In 1975, Dr. Farber returned to his native city of Toronto, to serve as Chairman of the Department of Pathology at the University of Toronto. Later, Dr. de la Iglesia, would write, “Dr. Farber’s academic career and research achievements are the proof that pathologists must seek with interdisciplinary knowledge and profound biochemical insight into the biological processes they study through the microscope. At an early age, Dr. Farber devoted himself to this discipline; thus, his leading role in developing experimental and biochemical pathology.”
Early in Dr. Farber’s career, he was the recipient of the Parke-Davis Award in Experimental Pathology, a prize given to an investigator under age 40 who has shown a promising career in pathology. The Parke-Davis Award would be the first of many bestowed on Dr. Farber. In 1984, he was made a Fellow of the Royal Society of Canada, an award that recognizes outstanding Canadians.
Dr. Farber’s work in illuminating the public health disaster associated with smoking was his legacy work. His groundbreaking studies in experimental pathology confirmed that chemical carcinogens are capable of binding to nucleic acids, in turn generating specific DNA adducts.
These early findings led to the observation that chemical carcinogenesis is a sequential process. Dr. Farber later substantiated this theory by showing that cancer could be induced through a series of step-by-step chemical treatments in the liver.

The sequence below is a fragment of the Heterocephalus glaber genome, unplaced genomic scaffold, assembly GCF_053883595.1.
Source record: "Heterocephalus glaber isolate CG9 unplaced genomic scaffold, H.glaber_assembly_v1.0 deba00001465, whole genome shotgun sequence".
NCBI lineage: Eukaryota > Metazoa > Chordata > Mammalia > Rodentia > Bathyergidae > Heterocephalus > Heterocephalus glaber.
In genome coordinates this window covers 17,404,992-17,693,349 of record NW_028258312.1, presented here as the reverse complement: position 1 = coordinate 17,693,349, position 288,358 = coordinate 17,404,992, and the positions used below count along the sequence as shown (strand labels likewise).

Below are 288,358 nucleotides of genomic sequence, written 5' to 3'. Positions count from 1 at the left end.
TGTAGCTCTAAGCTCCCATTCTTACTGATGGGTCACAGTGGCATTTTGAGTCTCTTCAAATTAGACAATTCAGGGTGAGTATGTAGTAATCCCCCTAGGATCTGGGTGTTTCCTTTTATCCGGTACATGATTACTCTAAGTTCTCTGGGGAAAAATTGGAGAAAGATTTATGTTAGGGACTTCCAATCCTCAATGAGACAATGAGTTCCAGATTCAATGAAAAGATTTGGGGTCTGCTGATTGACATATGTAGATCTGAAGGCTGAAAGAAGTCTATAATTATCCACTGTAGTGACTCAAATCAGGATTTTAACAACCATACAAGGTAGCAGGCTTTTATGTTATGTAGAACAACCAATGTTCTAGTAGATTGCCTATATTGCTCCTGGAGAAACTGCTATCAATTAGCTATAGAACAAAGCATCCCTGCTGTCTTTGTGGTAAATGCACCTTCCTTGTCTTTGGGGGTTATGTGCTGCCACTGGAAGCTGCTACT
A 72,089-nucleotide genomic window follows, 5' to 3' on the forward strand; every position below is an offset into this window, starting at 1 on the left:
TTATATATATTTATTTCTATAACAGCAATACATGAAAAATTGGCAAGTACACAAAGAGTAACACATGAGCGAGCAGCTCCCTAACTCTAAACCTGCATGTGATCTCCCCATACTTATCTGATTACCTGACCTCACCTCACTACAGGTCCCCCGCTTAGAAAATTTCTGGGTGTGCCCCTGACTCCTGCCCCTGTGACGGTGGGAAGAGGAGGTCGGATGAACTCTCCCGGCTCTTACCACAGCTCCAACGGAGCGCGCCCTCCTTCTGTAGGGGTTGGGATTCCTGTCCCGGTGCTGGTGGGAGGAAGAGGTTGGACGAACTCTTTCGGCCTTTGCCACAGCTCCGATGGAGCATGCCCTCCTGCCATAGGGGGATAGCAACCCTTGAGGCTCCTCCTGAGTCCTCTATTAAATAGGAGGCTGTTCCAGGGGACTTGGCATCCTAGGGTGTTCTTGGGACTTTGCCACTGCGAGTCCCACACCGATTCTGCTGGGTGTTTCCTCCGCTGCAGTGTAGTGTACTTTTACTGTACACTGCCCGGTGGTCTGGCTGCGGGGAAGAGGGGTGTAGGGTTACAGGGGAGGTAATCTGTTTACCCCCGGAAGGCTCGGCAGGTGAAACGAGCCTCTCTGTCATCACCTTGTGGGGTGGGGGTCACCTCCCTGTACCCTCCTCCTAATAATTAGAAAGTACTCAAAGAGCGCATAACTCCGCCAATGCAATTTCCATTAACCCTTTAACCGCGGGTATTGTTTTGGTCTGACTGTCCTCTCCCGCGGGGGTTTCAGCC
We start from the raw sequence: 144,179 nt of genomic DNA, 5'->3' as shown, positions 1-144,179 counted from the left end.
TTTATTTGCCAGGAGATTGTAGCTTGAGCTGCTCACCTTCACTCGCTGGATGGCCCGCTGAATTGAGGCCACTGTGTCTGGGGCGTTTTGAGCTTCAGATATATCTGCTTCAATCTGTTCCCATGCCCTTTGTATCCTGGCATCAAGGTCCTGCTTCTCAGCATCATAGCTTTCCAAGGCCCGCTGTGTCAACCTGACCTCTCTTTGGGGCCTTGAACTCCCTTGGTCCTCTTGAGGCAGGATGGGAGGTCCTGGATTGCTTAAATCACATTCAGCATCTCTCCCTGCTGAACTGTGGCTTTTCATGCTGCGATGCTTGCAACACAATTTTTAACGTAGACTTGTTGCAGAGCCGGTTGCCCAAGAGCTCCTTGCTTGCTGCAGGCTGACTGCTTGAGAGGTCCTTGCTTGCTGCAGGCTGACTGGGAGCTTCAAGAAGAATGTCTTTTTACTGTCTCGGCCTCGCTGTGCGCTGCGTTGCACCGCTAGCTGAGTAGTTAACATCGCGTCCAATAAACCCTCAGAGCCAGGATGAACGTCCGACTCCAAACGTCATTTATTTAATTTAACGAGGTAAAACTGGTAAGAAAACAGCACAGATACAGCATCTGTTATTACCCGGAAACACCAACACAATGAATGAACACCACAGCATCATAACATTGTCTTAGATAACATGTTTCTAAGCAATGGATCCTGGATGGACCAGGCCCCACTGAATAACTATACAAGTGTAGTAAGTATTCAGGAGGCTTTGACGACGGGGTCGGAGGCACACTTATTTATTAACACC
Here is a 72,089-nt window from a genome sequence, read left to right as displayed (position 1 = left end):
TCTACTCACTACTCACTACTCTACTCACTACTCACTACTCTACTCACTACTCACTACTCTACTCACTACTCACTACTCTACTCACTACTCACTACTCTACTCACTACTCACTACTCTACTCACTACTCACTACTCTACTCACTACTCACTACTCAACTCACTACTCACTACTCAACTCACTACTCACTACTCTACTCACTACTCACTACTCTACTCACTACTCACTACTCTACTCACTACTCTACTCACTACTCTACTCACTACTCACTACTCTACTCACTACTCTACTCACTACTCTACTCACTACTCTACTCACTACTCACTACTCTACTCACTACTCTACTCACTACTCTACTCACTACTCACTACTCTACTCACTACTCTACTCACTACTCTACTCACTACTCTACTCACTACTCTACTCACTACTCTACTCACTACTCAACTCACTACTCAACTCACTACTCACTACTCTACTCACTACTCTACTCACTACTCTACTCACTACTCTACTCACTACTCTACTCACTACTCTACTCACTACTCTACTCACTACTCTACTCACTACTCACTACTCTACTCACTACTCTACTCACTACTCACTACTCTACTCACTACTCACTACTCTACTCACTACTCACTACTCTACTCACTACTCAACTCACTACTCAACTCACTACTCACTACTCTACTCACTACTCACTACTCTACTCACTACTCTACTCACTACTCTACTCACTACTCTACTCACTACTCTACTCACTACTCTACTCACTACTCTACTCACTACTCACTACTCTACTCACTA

Dr. Farber served on the Surgeon General’s first Advisory Committee on Smoking and Health from 1961 to 1964. The committee was responsible for issuing the landmark 1964 Surgeon General’s Report, which has now done more to prevent tobacco-related disease than any other public health document, and is credited with saving tens of millions of lives.
Moreover, Dr. Farber promoted the concept that to understand carcinogenesis, one must also understand the cellular, genetic, metabolic, and molecular changes that are occurring during the process. This conviction, along with Dr. Farber’s energy and enthusiasm in exploring the nature of cancer, has inspired the guidance for cancer researchers worldwide.
In addition to his academic and research contributions, Dr. Farber was a very active member of the American Association for Cancer Research (AACR), serving as Vice President from 1971 to 1972 and President from 1972 to 1973. He was a member of the AACR Board of Directors and served as Associate Editor of Cancer Research; he was elected as an inaugural Fellow of the AACR Academy in 2013.
As news of Dr. Farber’s death became public, colleagues uniformly remembered him as researcher of unmatched tenacity and devotion to scientific exploration. A remark by Dr. de la Iglesia in 1985 captures the essence of the scientific communities that Dr. Farber touched: “For us he represents a guiding example of a life devoted to serving his fellow man and scientific colleagues with unmatched qualities of integrity, humbleness, deep reasoning, and an exquisite no-nonsense … approach to science.” ■